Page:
Sudan v. Harrison: The Oral Argument

USS Cole

Letters Blogatory contributor Jared Hubbard, who represented a group of amici arguing in favor of Sudan, was at the Supreme Court yesterday for oral argument in Sudan v. Harrison, and he shares the following report. To set the stage: victims of the USS Cole bombing sued Sudan for damages. The plaintiffs sought to serve process on Sudan by sending the summons by mail to the minister of foreign affairs, via the Sudanese embassy in Washington, under 28 U.S.C. § 1608(a)(3). Before the Second Circuit’s decision holding that the service was sufficient, I should have said that the service was obviously insufficient and that there is no good reason to stretch the statute to accommodate what the plaintiffs did here, since § 1608(a)(4) provides a foolproof method of service when § 1608(a)(3) doesn’t work. You may want to read SCOTUSBlog’s account of the argument. The transcript of the argument is also available.

I attended the argument in Sudan v. Harrison yesterday, and I thought Letters Blogatory readers might like a “hot take” from an admittedly biased source (I was counsel to several amici arguing in favor of Sudan).

At least four justices seemed to be in favor of reversal and of holding that service cannot be made on embassies. Justices Sotomayor and Breyer were concerned about the Vienna Convention as well as the practical difficulties involved in service on embassies. Justice Sotomayor pointed out that under our law, the summons is normally delivered to a person where that person is, and not to some subsidiary location. Justice Breyer also pointed out that no other country allows service of process on embassies, while he found at least 27 countries that actively do not allow such service.

Justice Gorsuch focused on the lack of a limiting principle in the plaintiffs’ position: there is no textual way to limit the plaintiffs’ arguments to service on embassies but to exclude consulates, UN delegations, trade offices, or tourist bureaus that fall under the ambit of a foreign ministry. He also pointed out that 28 U.S.C. § 1608(a)(4) provides for service by diplomatic channels, but that the plaintiffs seemed to want to use § 1608(a)(3) to to accomplish service by diplomatic channels, since the documents would be transmitted back to the foreign state by diplomatic pouch. Justice Kavanaugh noted that the plaintiffs could have served process under § 1608(a)(4), which would have avoided the Vienna Convention and diplomatic difficulties, and that the plaintiffs were unable to point to a single instance when service under § 1608(a)(4) was unsuccessful.

The Chief Justice and Justices Alito and Kagan, however, seemed to think that as a matter of common sense, service via an embassy might be the best way to accomplish service. The Government had persuasive arguments explaining how such service was neither effective in getting things to the right people nor in the best interests of the United States from an international law and reciprocity standpoint; it’s unclear how these arguments may impact these justices’ analysis.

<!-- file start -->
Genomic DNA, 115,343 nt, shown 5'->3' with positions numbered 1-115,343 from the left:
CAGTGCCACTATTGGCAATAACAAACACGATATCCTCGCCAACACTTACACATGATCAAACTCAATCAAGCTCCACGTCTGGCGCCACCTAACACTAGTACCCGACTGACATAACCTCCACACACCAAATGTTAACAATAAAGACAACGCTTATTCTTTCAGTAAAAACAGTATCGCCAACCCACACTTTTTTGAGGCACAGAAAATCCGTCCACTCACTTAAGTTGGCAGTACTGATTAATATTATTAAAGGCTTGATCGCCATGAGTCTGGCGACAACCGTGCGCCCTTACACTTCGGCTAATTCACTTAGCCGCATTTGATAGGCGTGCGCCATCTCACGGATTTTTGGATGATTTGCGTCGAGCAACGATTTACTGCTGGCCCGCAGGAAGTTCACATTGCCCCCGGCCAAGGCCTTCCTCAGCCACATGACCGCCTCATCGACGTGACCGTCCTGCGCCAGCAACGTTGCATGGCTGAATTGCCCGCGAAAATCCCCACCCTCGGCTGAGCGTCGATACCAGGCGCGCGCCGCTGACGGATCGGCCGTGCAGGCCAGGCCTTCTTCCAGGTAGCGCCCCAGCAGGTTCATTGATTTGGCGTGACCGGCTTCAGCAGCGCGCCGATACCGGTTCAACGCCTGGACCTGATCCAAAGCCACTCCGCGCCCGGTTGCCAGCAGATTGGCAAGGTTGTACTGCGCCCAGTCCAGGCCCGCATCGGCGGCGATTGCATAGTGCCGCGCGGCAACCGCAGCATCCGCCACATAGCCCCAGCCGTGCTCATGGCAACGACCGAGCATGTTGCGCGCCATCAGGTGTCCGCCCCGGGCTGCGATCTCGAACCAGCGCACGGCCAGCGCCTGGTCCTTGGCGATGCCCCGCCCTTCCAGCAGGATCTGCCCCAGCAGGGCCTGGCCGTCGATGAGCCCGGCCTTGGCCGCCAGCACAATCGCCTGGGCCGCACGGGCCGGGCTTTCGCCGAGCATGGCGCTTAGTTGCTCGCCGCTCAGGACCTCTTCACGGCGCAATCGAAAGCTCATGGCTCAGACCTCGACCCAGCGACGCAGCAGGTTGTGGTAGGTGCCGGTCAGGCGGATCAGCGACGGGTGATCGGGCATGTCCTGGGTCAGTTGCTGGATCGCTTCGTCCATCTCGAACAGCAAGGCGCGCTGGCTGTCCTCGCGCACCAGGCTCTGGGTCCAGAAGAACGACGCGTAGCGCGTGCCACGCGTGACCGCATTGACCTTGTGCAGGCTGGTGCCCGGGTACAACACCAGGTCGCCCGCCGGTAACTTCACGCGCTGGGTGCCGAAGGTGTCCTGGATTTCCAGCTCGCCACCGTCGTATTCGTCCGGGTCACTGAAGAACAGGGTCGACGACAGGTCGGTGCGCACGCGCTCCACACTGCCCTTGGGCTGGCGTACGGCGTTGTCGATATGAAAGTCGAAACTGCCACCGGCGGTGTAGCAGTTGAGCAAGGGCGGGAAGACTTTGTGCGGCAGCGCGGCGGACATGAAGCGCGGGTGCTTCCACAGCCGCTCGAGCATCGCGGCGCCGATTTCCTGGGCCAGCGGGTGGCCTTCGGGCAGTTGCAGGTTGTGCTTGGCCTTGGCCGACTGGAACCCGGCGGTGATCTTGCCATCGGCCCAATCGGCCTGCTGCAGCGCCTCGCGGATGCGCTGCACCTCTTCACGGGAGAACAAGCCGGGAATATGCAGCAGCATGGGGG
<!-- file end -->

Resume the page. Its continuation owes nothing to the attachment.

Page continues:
The Justices asked several questions about actual notice. The plaintiffs did make an actual notice argument in their oral argument, although they had not previously argued—and the underlying decisions had not held—that actual notice was sufficient under § 1608(a)(3). Indeed, circuit courts have uniformly held that actual notice is irrelevant under § 1608(a), and have relied on the fact that “section 1608(a) says nothing about actual notice,” see Transaero, Inc. v. La Fuerza Aerea Boliviana, 30 F.3d 148, 154 (D.C. Cir. 1994), while § 1608(b) (governing agencies and instrumentalities of foreign states) does make actual notice relevant in some cases. This issue was not fully briefed by the parties, and it would be a significant departure both from the previous circuit court rulings (all of which are in accord on this issue) and international law for the Court to conclude that actual notice is sufficient to serve a foreign state.

While it is of course impossible to predict the outcome based solely on oral argument, I am somewhat more confident than is SCOTUSBlog that the Court will reverse and hold that service is not permitted on the embassy. Based upon the discussion by the Court, I think it is likely that they will conclude that the text of the statue is ambiguous, but that given the deference to the United States Government’s interpretation of the Vienna Convention, service should not be permitted on the embassy, and that if service cannot be made on the foreign ministry, then service can be made by § 1608(a)(4).

2 responses to “Sudan v. Harrison: The Oral Argument”

  1. […] itself is not legally interesting or exceptional, though I think it does tend to illustrate the lack of a strong reason to stretch the construction of other provisions of § 1608. More interesting is Russia’s […]

  2. […] petition for a rehearing was my most recent substantive look, and guest author Jared Hubbard reported more recently on the oral […]

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